Am I part of the problem?

Oli Pinch, Head of Networks at Future of London, discusses their Speaker Diversity Network and being a ‘middle-class white male’ diversity advocate.

I am a middle-class, white male in my mid-30s. There are more of me in the built environment sector than any other demographic. Despite appearances, I am an advocate for diversity, leading Future of London’s Speaker Diversity Network. This initiative promotes opportunities for under-represented groups and brings fresh voices to the urban debate.

I see my ‘lack’ of diversity as a strength. It is an opportunity to stand out from my peers and show a way forward. Achieving real diversity doesn’t mean moving people like me out of the way; it is about using my privilege to practise inclusive leadership and provide opportunities to people from underrepresented groups. This isn’t easy for everyone and even the vocabulary – BAME, disabled, people of colour, LGBTQIA – can be confusing and difficult to use correctly.

We need to get comfortable with these terms. There is already considerable evidence for why diversity is important. One statistic shows that where at least 30% of a business’s board are female, the company is likely to boost its bottom line.

The figure may not tell the whole story and could motivate people for the wrong reasons, but the point is that diversity invites innovation.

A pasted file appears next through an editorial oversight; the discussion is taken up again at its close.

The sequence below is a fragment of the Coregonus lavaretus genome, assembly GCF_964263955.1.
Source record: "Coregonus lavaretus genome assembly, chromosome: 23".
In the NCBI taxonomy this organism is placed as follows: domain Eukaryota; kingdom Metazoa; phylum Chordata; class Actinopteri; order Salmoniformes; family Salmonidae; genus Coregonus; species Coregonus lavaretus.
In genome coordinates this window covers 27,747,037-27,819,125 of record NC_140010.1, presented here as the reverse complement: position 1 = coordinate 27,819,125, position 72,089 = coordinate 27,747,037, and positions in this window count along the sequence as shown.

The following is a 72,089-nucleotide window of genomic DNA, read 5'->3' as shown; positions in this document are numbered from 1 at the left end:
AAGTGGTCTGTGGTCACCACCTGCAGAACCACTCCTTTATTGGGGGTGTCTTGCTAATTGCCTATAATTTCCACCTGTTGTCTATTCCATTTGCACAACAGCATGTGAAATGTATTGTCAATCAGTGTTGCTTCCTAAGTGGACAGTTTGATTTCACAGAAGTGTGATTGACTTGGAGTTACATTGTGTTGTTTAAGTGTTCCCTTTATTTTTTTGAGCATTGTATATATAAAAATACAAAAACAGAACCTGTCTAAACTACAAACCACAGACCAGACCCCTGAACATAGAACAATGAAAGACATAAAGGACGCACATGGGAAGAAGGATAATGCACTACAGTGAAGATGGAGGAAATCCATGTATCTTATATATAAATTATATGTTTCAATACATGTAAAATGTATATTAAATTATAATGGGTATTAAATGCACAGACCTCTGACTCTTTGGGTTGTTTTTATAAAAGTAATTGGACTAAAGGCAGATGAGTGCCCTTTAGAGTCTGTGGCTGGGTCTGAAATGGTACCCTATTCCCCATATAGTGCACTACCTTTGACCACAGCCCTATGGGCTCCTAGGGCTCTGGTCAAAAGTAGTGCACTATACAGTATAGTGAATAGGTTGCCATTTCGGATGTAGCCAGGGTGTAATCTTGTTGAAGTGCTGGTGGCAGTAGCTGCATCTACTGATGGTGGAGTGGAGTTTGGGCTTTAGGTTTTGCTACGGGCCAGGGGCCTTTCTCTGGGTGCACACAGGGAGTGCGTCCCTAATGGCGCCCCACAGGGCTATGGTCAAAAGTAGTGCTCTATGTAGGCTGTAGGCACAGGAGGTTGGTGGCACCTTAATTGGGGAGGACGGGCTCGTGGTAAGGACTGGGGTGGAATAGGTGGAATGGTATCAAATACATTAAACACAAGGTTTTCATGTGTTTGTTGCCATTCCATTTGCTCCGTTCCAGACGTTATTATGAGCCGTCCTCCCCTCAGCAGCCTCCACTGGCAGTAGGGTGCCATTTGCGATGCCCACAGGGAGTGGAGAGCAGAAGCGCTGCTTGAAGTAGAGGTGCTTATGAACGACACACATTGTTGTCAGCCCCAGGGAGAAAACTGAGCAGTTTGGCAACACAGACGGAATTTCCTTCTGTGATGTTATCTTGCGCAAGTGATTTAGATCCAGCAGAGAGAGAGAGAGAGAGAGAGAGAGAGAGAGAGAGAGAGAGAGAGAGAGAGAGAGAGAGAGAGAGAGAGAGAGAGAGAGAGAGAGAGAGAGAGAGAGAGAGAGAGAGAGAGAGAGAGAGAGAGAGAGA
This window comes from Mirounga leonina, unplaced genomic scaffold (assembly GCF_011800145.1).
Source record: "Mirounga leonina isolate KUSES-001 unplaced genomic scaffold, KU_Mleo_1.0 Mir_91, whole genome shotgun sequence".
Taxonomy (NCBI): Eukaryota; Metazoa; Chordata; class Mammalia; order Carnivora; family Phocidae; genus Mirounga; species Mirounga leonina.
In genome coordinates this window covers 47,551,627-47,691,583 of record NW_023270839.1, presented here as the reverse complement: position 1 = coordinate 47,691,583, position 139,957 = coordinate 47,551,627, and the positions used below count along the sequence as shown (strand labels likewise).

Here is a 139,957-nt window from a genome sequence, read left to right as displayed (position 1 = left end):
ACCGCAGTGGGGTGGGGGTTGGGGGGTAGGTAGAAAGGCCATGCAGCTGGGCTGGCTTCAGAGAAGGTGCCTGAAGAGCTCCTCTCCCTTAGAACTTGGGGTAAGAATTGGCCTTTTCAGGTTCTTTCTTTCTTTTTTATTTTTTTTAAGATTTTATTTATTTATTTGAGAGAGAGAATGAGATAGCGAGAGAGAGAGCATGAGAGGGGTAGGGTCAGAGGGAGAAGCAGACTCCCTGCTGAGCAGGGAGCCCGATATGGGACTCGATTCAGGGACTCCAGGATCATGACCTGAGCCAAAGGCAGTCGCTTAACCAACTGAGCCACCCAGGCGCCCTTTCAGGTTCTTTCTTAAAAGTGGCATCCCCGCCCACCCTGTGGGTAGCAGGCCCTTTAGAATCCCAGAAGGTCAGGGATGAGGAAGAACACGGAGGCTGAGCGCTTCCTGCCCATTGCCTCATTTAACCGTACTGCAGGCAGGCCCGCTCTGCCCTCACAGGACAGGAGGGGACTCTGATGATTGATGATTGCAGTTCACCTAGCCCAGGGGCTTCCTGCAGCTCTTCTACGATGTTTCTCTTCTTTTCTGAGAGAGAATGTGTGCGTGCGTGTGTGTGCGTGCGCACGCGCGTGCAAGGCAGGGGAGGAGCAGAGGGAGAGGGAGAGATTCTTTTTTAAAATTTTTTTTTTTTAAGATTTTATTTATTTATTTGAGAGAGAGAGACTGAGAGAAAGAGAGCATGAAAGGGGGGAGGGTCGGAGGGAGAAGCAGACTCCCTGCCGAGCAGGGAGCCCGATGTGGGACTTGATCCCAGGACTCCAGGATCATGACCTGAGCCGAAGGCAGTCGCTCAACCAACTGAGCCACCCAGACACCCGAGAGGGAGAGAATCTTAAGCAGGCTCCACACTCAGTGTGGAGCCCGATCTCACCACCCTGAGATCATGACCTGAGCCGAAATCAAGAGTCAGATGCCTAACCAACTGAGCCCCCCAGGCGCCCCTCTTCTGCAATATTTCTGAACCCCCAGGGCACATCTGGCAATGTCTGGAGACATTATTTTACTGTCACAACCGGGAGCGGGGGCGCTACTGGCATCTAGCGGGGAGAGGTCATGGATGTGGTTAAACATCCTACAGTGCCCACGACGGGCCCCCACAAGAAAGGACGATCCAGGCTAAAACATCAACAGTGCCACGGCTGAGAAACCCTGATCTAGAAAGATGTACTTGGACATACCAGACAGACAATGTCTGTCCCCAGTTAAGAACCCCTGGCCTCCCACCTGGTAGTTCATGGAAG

If we want to develop new solutions for the problems we face, we must invite people with different experiences and ideas.

What matters now is how to achieve this. Future of London’s Speaker Diversity Network provides free, small, group public speaking workshops with honest feedback from peers and experienced presenters. Tied to that effort, FoL hosts a vetted Speaker Bank of sector experts from varied disciplines and backgrounds who can be matched to events. The Network also invites organisations to nominate people from under-represented groups and to avoid speaking on single demographic panels.

Cross-sector organisations can use this and initiatives like it to inspire new people into the sector so that one day I won’t be the dominant demographic in the room. Until then, I’m fortunate to work for a small, diverse and forward-thinking organisation which is not afraid to put a white male forward to speak on this issue.


To discuss this article, contact Maggie Rafalowicz:

This article is also featured in the latest CT Brief, Issue 44 – Diversity Focus

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